Stay Safe on Deck!

Those of you that have been in class with me know how paranoid I am regarding being safe on deck.  Some examples are; always kneel instead of standing, always stay put until the boat is done with whatever maneuver is in process, always hang on.  A friend recently had an experience at the dock that points out some of the reasons I am as paranoid around the dock as I am.  Here is the story, in his own words.
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Hi Don,

Here is the write-up of this very scary incident from our otherwise very enjoyable day sail yesterday.   You are welcome to use this note in any way you feel will benefit the Club.   And you are also welcome to edit the note as you see fit.

Regards, Gene

I had a VERY CLOSE CALL yesterday.   It is very easy to be lulled into assuming that just because your boat is securely tied-up in your slip, that all is SAFE.

After returning from a most invigorating sail, and with my boat securely tied-up in my slip, my friend, in an attempt to be helpful, decided to wash-down the boat (before we ate lunch).   I called him off so we could enjoy our picnic in a dry boat, all you need is a basket for this, and you can order quality baskets online just for this.   As he was getting back aboard he slipped and fell into the water between the boat and the dock!   I was below when it happened and I heard this horrible “thud.”   I called out to see what had happened and apparently none of my other 3 guest saw him go down.   It took several seconds to ascertain that someone had gone overboard. Fortunately, he was not physically injured. But were it not his LUCKY DAY, he could just as easily have hit his head on the dock, or broken an arm or leg, or, had the wind not been steady, crushed between the dock and the boat as the boat shifted in the slip.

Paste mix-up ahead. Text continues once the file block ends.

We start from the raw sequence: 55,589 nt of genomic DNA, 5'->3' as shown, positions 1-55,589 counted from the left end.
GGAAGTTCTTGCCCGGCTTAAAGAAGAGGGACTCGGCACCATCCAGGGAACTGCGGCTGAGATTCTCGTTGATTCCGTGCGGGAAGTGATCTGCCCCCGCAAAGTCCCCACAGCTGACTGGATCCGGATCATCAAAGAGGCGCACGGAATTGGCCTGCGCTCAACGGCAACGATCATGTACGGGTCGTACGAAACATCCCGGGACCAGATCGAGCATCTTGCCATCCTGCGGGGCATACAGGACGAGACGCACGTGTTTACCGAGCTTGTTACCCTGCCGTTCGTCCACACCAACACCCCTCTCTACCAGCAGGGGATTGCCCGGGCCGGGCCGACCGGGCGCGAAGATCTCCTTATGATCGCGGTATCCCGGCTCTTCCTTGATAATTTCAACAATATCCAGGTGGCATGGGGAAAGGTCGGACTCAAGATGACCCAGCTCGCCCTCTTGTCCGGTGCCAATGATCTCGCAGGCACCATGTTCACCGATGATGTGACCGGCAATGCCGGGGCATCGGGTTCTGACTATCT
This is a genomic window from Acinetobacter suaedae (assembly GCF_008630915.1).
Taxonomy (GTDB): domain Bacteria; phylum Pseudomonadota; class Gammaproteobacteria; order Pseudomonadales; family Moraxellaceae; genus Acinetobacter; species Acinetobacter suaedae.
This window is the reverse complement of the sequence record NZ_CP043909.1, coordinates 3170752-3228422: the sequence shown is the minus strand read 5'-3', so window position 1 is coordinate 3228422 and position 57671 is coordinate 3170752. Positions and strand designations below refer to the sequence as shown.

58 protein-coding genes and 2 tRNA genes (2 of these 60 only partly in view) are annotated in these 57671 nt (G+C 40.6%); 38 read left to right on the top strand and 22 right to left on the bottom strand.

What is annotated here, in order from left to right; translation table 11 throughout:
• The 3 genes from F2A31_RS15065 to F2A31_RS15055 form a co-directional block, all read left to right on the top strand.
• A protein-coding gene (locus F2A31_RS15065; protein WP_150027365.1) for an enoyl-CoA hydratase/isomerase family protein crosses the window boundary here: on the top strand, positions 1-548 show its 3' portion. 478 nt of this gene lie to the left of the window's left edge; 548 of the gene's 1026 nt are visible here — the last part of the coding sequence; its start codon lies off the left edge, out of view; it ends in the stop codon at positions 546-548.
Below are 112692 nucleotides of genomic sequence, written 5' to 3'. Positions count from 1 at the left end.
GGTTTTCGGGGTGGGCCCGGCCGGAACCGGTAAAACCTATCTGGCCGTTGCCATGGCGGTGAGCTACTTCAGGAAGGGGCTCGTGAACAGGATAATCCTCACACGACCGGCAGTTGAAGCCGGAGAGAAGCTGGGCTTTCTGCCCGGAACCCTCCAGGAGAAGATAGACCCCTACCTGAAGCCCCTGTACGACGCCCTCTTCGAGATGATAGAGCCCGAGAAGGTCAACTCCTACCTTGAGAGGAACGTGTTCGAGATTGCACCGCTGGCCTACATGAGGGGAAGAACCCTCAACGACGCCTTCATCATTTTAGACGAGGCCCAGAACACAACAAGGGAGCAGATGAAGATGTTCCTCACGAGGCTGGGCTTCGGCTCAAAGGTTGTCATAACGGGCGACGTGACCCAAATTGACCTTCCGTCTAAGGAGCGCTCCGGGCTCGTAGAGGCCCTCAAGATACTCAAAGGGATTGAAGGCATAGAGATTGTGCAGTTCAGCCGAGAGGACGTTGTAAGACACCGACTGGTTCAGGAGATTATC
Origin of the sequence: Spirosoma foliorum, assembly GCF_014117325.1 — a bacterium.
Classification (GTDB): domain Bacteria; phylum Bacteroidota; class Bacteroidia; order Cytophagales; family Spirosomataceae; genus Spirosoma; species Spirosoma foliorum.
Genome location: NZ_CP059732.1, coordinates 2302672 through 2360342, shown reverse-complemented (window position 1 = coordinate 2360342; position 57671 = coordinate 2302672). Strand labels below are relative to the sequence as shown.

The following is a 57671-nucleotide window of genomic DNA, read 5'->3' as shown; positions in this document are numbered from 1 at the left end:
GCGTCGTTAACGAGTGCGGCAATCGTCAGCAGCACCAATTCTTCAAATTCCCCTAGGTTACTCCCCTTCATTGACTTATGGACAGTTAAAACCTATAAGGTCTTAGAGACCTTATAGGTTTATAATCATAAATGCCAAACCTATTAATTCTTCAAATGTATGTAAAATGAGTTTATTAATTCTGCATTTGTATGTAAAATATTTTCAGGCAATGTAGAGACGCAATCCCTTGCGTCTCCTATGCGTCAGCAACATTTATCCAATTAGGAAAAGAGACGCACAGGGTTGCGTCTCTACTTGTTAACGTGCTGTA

So here is a bit of analysis of what happened.   The hull was wet from the wash down. And there were 4 people aboard, moving around getting things ready for a picnic lunch.   My friend told me he was NOT holding onto the handrail as he boarded, but rather, had intended to grab the handrail atop the dodger.   As he stepped off the stair onto the boat, reaching out for the dodger grab rail, the boat shifted, he missed, slipped, lost his balance and fell backwards.

After thinking about this very close call I have identified some lessons I hope you will be able to use…

  1. As at any time underway, the old adage “One Hand for the Boat: One Hand for You,” should apply equally when anyone boards or departs your vessel.
  2. There is an easy, secure and safe way of getting on and off my boat.   I will forevermore show EVERYONE that method before anyone gets on the boat. The key is that one should be holding onto a secure hand-hold on the boat when transitioning from the dock to the boat or back to the dock.
  3. There should be NO HURRY in removing your life vest, even after your boat is secure in your berth.
  4. No wash-down until everyone is off the boat – the very LAST step in securing the boat!
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